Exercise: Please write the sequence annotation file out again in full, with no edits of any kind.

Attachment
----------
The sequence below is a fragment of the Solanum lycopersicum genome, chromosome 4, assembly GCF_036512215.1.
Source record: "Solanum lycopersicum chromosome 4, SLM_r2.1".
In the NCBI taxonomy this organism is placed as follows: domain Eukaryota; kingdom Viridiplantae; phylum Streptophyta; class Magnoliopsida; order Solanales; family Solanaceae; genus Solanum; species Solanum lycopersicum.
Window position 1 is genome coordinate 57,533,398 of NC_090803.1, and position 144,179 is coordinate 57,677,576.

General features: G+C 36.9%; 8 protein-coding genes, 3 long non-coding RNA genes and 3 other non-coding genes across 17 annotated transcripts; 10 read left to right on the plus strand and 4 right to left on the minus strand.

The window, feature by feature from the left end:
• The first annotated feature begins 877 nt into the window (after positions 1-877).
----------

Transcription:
The sequence below is a fragment of the Solanum lycopersicum genome, chromosome 4, assembly GCF_036512215.1.
Source record: "Solanum lycopersicum chromosome 4, SLM_r2.1".
In the NCBI taxonomy this organism is placed as follows: domain Eukaryota; kingdom Viridiplantae; phylum Streptophyta; class Magnoliopsida; order Solanales; family Solanaceae; genus Solanum; species Solanum lycopersicum.
Window position 1 is genome coordinate 57,533,398 of NC_090803.1, and position 144,179 is coordinate 57,677,576.

General features: G+C 36.9%; 8 protein-coding genes, 3 long non-coding RNA genes and 3 other non-coding genes across 17 annotated transcripts; 10 read left to right on the plus strand and 4 right to left on the minus strand.

The window, feature by feature from the left end:
• The first annotated feature begins 877 nt into the window (after positions 1-877).